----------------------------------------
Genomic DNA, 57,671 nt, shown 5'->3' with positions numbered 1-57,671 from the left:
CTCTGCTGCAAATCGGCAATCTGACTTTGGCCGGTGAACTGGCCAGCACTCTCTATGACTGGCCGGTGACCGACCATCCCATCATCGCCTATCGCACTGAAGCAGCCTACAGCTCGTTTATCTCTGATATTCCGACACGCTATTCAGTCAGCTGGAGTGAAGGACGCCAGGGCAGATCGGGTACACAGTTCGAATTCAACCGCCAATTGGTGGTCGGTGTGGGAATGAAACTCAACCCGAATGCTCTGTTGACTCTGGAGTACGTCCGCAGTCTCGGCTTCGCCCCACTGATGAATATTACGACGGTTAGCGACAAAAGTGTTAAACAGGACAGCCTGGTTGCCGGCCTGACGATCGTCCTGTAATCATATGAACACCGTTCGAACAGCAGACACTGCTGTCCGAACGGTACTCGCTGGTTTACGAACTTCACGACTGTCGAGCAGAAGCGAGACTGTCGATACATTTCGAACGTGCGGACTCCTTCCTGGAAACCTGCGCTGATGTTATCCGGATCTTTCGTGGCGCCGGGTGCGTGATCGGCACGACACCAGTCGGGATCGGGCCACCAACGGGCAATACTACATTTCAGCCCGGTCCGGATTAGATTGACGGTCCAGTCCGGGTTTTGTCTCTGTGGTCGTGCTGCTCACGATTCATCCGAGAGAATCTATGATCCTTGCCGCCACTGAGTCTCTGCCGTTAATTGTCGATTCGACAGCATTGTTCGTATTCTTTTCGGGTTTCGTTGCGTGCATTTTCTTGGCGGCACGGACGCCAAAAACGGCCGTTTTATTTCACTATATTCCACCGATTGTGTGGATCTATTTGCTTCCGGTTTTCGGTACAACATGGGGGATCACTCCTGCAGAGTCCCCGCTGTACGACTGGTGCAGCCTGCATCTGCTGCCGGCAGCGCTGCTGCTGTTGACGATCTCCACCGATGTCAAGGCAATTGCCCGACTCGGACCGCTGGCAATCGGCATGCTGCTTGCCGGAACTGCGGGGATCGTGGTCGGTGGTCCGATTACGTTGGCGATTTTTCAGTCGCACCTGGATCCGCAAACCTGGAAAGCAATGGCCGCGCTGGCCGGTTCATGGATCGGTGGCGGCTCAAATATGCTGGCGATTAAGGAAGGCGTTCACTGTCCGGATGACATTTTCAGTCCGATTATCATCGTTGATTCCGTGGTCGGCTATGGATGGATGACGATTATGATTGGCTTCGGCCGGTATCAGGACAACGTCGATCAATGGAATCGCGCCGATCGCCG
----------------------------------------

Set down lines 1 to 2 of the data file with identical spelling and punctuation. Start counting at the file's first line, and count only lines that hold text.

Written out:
Genomic DNA, 57,671 nt, shown 5'->3' with positions numbered 1-57,671 from the left:
CTCTGCTGCAAATCGGCAATCTGACTTTGGCCGGTGAACTGGCCAGCACTCTCTATGACTGGCCGGTGACCGACCATCCCATCATCGCCTATCGCACTGAAGCAGCCTACAGCTCGTTTATCTCTGATATTCCGACACGCTATTCAGTCAGCTGGAGTGAAGGACGCCAGGGCAGATCGGGTACACAGTTCGAATTCAACCGCCAATTGGTGGTCGGTGTGGGAATGAAACTCAACCCGAATGCTCTGTTGACTCTGGAGTACGTCCGCAGTCTCGGCTTCGCCCCACTGATGAATATTACGACGGTTAGCGACAAAAGTGTTAAACAGGACAGCCTGGTTGCCGGCCTGACGATCGTCCTGTAATCATATGAACACCGTTCGAACAGCAGACACTGCTGTCCGAACGGTACTCGCTGGTTTACGAACTTCACGACTGTCGAGCAGAAGCGAGACTGTCGATACATTTCGAACGTGCGGACTCCTTCCTGGAAACCTGCGCTGATGTTATCCGGATCTTTCGTGGCGCCGGGTGCGTGATCGGCACGACACCAGTCGGGATCGGGCCACCAACGGGCAATACTACATTTCAGCCCGGTCCGGATTAGATTGACGGTCCAGTCCGGGTTTTGTCTCTGTGGTCGTGCTGCTCACGATTCATCCGAGAGAATCTATGATCCTTGCCGCCACTGAGTCTCTGCCGTTAATTGTCGATTCGACAGCATTGTTCGTATTCTTTTCGGGTTTCGTTGCGTGCATTTTCTTGGCGGCACGGACGCCAAAAACGGCCGTTTTATTTCACTATATTCCACCGATTGTGTGGATCTATTTGCTTCCGGTTTTCGGTACAACATGGGGGATCACTCCTGCAGAGTCCCCGCTGTACGACTGGTGCAGCCTGCATCTGCTGCCGGCAGCGCTGCTGCTGTTGACGATCTCCACCGATGTCAAGGCAATTGCCCGACTCGGACCGCTGGCAATCGGCATGCTGCTTGCCGGAACTGCGGGGATCGTGGTCGGTGGTCCGATTACGTTGGCGATTTTTCAGTCGCACCTGGATCCGCAAACCTGGAAAGCAATGGCCGCGCTGGCCGGTTCATGGATCGGTGGCGGCTCAAATATGCTGGCGATTAAGGAAGGCGTTCACTGTCCGGATGACATTTTCAGTCCGATTATCATCGTTGATTCCGTGGTCGGCTATGGATGGATGACGATTATGATTGGCTTCGGCCGGTATCAGGACAACGTCGATCAATGGAATCGCGCCGATCGCCG